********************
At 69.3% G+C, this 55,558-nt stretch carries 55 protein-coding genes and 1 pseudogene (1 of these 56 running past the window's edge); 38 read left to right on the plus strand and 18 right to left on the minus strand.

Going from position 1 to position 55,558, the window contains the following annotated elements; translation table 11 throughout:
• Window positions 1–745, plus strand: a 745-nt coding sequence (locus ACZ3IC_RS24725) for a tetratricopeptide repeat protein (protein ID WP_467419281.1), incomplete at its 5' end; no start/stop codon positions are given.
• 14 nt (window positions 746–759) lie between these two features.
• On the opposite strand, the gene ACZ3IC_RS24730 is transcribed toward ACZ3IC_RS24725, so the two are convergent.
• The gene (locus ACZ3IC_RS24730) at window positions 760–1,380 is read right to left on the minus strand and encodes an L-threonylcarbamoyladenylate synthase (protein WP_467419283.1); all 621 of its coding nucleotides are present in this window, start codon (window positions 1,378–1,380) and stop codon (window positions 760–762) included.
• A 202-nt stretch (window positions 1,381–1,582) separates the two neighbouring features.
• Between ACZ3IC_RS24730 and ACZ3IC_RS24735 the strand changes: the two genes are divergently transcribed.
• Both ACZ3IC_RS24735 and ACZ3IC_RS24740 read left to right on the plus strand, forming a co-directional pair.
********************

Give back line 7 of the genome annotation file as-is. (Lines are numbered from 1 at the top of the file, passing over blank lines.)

• A 202-nt stretch (window positions 1,381–1,582) separates the two neighbouring features.